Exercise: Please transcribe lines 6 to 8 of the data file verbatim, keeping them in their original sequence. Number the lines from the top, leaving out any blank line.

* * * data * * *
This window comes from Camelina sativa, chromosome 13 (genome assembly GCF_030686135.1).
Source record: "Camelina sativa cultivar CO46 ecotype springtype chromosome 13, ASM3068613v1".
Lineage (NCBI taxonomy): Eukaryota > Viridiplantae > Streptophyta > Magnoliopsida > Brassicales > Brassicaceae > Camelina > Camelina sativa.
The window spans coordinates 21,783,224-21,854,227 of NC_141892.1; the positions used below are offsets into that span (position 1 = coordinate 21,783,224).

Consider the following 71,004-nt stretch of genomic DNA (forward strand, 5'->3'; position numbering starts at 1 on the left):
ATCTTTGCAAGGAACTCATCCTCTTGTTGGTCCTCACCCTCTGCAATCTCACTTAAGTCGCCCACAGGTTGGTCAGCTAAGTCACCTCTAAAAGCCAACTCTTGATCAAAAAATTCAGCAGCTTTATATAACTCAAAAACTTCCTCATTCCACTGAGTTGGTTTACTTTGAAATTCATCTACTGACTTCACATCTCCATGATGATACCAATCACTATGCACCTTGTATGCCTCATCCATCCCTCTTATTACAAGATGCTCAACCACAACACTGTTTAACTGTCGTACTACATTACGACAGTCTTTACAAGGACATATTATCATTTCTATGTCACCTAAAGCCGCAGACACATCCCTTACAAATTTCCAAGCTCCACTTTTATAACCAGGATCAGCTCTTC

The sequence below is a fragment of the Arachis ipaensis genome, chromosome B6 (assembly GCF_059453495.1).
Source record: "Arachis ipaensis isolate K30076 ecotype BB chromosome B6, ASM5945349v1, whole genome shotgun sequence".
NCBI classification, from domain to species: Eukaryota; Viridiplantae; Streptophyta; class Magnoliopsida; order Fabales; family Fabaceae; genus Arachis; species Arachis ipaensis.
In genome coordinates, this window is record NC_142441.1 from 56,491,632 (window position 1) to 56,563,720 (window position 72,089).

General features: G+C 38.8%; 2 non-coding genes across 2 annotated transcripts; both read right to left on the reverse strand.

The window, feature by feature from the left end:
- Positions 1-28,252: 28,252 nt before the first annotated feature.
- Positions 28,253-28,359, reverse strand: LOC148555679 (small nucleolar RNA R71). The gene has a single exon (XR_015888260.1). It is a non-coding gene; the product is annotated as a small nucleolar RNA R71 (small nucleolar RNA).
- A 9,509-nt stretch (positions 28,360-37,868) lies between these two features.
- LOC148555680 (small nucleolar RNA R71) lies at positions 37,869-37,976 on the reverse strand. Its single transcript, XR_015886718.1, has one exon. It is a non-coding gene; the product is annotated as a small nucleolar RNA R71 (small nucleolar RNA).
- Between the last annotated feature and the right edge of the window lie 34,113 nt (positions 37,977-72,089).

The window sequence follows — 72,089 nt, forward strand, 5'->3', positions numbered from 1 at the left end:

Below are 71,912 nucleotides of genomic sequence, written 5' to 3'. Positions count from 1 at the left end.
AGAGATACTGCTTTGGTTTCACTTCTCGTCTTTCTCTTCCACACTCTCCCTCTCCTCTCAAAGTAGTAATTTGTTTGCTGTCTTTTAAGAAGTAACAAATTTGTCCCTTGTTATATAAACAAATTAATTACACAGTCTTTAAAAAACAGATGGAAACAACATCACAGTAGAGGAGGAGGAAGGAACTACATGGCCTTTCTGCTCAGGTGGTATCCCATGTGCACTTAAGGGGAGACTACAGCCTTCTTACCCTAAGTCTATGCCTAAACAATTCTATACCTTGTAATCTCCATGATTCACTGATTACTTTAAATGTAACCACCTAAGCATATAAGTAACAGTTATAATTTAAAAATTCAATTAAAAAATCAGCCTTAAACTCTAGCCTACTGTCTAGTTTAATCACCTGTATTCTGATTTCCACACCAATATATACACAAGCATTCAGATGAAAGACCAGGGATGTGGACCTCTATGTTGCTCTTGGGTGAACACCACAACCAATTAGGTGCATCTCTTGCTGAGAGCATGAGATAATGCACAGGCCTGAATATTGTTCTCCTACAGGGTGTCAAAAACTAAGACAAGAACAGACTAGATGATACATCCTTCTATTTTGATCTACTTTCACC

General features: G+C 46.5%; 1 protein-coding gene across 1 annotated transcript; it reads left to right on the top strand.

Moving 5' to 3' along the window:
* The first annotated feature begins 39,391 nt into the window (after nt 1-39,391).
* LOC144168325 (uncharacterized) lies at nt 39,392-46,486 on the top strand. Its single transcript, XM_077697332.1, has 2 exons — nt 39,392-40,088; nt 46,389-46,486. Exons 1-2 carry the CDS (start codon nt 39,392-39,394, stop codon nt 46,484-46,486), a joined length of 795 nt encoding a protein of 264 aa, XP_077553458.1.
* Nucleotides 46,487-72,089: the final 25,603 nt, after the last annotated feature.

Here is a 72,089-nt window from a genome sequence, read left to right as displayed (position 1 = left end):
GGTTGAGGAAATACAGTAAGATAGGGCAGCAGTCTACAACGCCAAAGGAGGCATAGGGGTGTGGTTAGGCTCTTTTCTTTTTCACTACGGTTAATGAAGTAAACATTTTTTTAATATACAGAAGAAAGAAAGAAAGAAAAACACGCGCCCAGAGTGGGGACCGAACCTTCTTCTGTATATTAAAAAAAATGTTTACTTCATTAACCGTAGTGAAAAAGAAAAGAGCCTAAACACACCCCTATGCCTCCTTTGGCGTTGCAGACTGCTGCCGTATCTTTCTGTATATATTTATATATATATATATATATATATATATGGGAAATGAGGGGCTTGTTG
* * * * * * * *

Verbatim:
ATCTTTGCAAGGAACTCATCCTCTTGTTGGTCCTCACCCTCTGCAATCTCACTTAAGTCGCCCACAGGTTGGTCAGCTAAGTCACCTCTAAAAGCCAACTCTTGATCAAAAAATTCAGCAGCTTTATATAACTCAAAAACTTCCTCATTCCACTGAGTTGGTTTACTTTGAAATTCATCTACTGACTTCACATCTCCATGATGATACCAATCACTATGCACCTTGTATGCCTCATCCATCCCTCTTATTACAAGATGCTCAACCACAACACTGTTTAACTGTCGTACTACATTACGACAGTCTTTACAAGGACATATTATCATTTCTATGTCACCTAAAGCCGCAGACACATCCCTTACAAATTTCCAAGCTCCACTTTTATAACCAGGATCAGCTCTTC

The sequence below is a fragment of the Arachis ipaensis genome, chromosome B6 (assembly GCF_059453495.1).
Source record: "Arachis ipaensis isolate K30076 ecotype BB chromosome B6, ASM5945349v1, whole genome shotgun sequence".